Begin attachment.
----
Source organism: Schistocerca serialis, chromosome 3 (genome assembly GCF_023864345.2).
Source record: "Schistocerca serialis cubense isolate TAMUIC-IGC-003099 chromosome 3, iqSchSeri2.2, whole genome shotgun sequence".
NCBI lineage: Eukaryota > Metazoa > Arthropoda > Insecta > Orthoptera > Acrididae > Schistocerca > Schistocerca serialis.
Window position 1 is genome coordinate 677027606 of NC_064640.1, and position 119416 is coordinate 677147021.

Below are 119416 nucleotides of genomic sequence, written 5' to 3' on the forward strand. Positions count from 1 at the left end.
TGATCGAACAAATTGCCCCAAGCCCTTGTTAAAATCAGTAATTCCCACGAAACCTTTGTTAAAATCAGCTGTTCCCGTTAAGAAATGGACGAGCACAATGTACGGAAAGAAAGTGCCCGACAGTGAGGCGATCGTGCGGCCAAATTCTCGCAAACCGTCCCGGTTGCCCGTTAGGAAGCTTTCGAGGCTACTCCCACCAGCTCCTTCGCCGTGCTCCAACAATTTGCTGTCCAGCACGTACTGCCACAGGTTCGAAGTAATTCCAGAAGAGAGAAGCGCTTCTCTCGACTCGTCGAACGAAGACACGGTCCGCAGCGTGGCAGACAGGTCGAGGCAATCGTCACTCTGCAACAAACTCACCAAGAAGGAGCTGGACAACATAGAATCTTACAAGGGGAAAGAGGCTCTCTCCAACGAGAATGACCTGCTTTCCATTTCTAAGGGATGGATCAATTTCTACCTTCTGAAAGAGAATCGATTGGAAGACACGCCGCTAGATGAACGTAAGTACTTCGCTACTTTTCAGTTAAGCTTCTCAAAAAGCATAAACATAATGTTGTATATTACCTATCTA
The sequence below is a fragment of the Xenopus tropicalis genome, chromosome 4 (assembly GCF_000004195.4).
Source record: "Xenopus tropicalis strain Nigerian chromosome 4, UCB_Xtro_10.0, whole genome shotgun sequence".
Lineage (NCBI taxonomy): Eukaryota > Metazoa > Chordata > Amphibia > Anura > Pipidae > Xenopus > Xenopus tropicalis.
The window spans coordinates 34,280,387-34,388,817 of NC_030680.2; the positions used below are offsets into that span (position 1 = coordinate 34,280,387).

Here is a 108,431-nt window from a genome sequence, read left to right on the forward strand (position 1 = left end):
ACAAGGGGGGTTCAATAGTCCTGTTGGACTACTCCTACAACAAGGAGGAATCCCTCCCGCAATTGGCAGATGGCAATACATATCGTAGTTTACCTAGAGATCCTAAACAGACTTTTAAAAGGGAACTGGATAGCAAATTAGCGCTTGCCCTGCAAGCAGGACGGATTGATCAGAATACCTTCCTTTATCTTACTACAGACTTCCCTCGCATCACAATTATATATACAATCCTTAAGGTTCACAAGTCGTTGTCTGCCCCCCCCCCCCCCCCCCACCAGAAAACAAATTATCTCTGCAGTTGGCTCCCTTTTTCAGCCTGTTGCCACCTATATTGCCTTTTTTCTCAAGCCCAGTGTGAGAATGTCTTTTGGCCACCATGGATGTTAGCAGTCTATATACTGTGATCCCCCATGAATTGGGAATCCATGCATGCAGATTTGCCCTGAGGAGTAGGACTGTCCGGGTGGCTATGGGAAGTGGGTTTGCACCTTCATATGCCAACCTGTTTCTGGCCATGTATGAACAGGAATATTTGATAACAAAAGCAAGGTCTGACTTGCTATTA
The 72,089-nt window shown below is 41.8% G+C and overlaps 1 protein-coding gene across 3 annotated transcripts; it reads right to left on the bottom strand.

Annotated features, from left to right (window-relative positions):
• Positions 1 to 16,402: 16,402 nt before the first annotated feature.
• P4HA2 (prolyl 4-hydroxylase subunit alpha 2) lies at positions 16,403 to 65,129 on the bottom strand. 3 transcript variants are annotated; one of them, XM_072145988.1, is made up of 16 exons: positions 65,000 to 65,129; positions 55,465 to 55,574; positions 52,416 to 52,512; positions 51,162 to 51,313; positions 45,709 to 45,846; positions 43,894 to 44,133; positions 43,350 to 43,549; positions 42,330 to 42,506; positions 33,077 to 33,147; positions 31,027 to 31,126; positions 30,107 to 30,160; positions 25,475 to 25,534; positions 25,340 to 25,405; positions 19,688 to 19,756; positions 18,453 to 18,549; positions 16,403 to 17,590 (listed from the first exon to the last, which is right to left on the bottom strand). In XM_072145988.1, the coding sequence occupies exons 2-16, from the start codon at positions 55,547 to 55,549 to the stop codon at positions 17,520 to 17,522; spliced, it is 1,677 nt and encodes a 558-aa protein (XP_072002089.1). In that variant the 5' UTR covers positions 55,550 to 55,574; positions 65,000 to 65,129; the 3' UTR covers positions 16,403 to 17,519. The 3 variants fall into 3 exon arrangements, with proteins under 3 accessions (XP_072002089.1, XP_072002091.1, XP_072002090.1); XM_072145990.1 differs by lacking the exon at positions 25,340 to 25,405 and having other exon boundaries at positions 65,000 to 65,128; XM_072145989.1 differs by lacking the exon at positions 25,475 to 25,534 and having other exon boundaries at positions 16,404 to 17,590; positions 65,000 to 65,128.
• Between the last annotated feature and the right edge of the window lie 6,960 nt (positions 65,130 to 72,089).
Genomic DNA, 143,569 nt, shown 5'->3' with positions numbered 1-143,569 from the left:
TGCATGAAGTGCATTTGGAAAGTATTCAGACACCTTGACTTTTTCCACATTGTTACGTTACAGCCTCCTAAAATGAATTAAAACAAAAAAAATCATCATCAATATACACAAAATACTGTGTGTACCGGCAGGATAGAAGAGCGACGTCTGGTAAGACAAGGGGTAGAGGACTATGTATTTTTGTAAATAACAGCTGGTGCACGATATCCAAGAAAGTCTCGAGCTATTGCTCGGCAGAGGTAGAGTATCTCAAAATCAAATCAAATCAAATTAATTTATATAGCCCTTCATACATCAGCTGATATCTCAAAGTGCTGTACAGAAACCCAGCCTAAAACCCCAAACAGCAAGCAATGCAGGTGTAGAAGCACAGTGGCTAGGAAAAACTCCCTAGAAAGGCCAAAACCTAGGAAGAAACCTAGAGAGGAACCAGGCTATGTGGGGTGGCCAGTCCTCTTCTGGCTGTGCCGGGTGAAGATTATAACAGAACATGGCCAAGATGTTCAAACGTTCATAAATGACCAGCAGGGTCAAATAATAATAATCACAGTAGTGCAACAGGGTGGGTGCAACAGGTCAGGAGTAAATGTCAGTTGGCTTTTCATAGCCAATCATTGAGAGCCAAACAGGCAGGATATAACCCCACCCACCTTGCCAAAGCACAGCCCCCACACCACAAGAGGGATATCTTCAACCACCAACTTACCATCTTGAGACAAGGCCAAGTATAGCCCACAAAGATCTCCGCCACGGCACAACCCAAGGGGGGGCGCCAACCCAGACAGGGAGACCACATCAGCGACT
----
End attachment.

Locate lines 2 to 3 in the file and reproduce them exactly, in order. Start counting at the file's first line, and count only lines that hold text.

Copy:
Source record: "Schistocerca serialis cubense isolate TAMUIC-IGC-003099 chromosome 3, iqSchSeri2.2, whole genome shotgun sequence".
NCBI lineage: Eukaryota > Metazoa > Arthropoda > Insecta > Orthoptera > Acrididae > Schistocerca > Schistocerca serialis.